Like most everyone else, Pentagon officials were nervous about how its computers would make the transition from 1999 to 2000.
A newly declassified report details how nervous they were — because most Defense Department computers were not ready for the new year.
But of course everyone knows those worries turned out to be unfounded; the transition came off without a glitch.
When the clocks strike midnight and the date changes, the Defense Department might be unprepared to meet the year 2000.
A 1998 study by the DoD IG found four out of five joint base operations centers still had some work to do in order to deal with Y2K.
The watchdog inspector general report was published in October 1998 but was considered sensitive due to the discussions about military computer systems.
IG spokeswoman Bridget Serchak confirmed the report was only made public this year, and posted to the investigative office's website in December.
When the calendar changes from 2015 to 2016, it's unlikely the Pentagon will have any issues. But back in the late 1990's, it was a great concern that the switch in date from 99 to 00 might cause all sorts of problems with computer systems.
Because the computers used a two-digit system for years, many experts were concerned that the 00 that represents 2000 could be indistinguishable from 1900.
The IG's audit reviewed the status of five joint centers and their compliance with a President William Clinton executive order "that no critical federal program experiences disruption because of the Y2K problem."
"Although they have made some progress to resolve potential Y2K problems, four of the five Joint Centers face a high risk that Y2K-related disruptions will impair mission capabilities," the IG report said.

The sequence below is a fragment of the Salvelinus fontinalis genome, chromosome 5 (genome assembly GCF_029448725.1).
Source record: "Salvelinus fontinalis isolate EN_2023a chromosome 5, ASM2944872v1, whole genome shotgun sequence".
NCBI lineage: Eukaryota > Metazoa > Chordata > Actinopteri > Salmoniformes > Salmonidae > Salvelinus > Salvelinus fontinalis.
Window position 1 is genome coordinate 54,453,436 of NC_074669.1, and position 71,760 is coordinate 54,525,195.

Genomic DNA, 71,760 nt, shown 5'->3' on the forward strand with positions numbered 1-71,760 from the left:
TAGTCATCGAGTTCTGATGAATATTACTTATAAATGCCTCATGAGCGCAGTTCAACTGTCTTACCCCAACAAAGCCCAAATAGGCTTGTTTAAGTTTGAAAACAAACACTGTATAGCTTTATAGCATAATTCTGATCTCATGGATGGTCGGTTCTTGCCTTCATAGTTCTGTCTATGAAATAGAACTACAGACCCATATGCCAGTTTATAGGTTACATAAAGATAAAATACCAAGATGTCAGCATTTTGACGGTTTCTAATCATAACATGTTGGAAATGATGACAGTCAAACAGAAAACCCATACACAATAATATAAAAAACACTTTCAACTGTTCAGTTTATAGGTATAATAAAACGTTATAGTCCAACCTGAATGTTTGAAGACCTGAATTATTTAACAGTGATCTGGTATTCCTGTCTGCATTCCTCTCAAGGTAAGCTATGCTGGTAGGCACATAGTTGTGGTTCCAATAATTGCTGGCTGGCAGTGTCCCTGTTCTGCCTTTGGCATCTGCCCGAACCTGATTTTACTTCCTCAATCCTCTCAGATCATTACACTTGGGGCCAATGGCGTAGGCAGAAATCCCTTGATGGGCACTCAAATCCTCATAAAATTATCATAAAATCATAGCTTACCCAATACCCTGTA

At the time, the five joint centers were being shifted into U.S. Atlantic Command, which was dissolved in 1999, just a year after the report came out. Most of the units and capabilities were transferred into the new U.S. Joint Forces Command, which was itself closed in 2011.
The IG said the centers had taken several positive actions, including developing strategic plans and assembling specialist teams for taking on the Y2K challenge. Plus the centers were ensuring that any new software purchases or updates were Y2K compliant.
But the inspector general also found that of 100 mission-critical systems spread between the five joint centers, officials had not evaluated whether 56 were ready to meet the change in date.
"The Joint Centers need to fully determine the Y2K compliance status for all mission-critical systems to ensure that the warfighting mission will not be adversely affected," the IG said.
Of those they had assessed, 25 were ready to meet the new year, but 19 were not. The watchdog office was also concerned with how the centers were documenting Y2K preparedness, and noted that "mission-critical systems may unexpectedly fail because they were identified as compliant without being validated."
The IG also noted that the centers did not have contingency plans in place — just in case everything did go wrong on New Year's Eve — and needed to craft ideas by the Pentagon-mandated deadline of Dec. 31, 1998.
"With less than three months remaining, the Joint Centers must take a more aggressive approach to resolve potential Y2K computing problems," the report said. "Unless further progress is made, the Joint Centers' ability to facilitate or participate in Joint Service warfighting exercises may be impacted."
Only the Joint Battle Center in Suffolk, Va., largely got a pass, with investigators noting it had "a commendable Y2K program in place."
The other four centers were the Joint Command and Control Warfare Center at Kelly Air Force Base, Texas; Joint Communications Support Element in Tampa, Fla.; Joint Warfare Analysis Center in Dahlgren, Va.; and the Joint Warfighting Center in Fort Monroe, Va.
Of course, on Jan.1, 2000, the digital apocalypse that some had feared never came to pass, and the Defense Department computer systems had no major issues.
Now the Pentagon has only 84 more years to prepare for 2099.